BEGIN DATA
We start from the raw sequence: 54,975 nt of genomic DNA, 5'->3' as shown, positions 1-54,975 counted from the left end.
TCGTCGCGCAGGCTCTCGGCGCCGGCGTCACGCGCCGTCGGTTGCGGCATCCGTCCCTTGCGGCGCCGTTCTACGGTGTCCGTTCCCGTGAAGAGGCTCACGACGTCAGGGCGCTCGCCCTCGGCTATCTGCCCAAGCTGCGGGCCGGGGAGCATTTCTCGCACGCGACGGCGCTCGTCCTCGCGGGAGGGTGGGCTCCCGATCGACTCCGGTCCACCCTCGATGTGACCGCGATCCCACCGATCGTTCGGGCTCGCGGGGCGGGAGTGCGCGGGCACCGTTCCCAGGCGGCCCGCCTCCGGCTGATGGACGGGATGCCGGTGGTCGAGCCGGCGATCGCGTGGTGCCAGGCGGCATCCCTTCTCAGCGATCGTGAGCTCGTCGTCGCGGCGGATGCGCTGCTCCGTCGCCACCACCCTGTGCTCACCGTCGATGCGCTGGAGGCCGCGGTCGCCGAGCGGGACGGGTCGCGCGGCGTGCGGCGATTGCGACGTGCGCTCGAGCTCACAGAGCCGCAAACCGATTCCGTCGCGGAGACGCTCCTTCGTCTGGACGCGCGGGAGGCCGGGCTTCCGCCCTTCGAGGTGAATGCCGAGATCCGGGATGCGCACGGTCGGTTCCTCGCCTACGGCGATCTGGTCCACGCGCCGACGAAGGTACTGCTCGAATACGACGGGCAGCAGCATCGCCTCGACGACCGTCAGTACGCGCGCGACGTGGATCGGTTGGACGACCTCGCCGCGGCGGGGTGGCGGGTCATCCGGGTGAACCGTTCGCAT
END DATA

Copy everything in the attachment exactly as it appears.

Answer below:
We start from the raw sequence: 54,975 nt of genomic DNA, 5'->3' as shown, positions 1-54,975 counted from the left end.
TCGTCGCGCAGGCTCTCGGCGCCGGCGTCACGCGCCGTCGGTTGCGGCATCCGTCCCTTGCGGCGCCGTTCTACGGTGTCCGTTCCCGTGAAGAGGCTCACGACGTCAGGGCGCTCGCCCTCGGCTATCTGCCCAAGCTGCGGGCCGGGGAGCATTTCTCGCACGCGACGGCGCTCGTCCTCGCGGGAGGGTGGGCTCCCGATCGACTCCGGTCCACCCTCGATGTGACCGCGATCCCACCGATCGTTCGGGCTCGCGGGGCGGGAGTGCGCGGGCACCGTTCCCAGGCGGCCCGCCTCCGGCTGATGGACGGGATGCCGGTGGTCGAGCCGGCGATCGCGTGGTGCCAGGCGGCATCCCTTCTCAGCGATCGTGAGCTCGTCGTCGCGGCGGATGCGCTGCTCCGTCGCCACCACCCTGTGCTCACCGTCGATGCGCTGGAGGCCGCGGTCGCCGAGCGGGACGGGTCGCGCGGCGTGCGGCGATTGCGACGTGCGCTCGAGCTCACAGAGCCGCAAACCGATTCCGTCGCGGAGACGCTCCTTCGTCTGGACGCGCGGGAGGCCGGGCTTCCGCCCTTCGAGGTGAATGCCGAGATCCGGGATGCGCACGGTCGGTTCCTCGCCTACGGCGATCTGGTCCACGCGCCGACGAAGGTACTGCTCGAATACGACGGGCAGCAGCATCGCCTCGACGACCGTCAGTACGCGCGCGACGTGGATCGGTTGGACGACCTCGCCGCGGCGGGGTGGCGGGTCATCCGGGTGAACCGTTCGCAT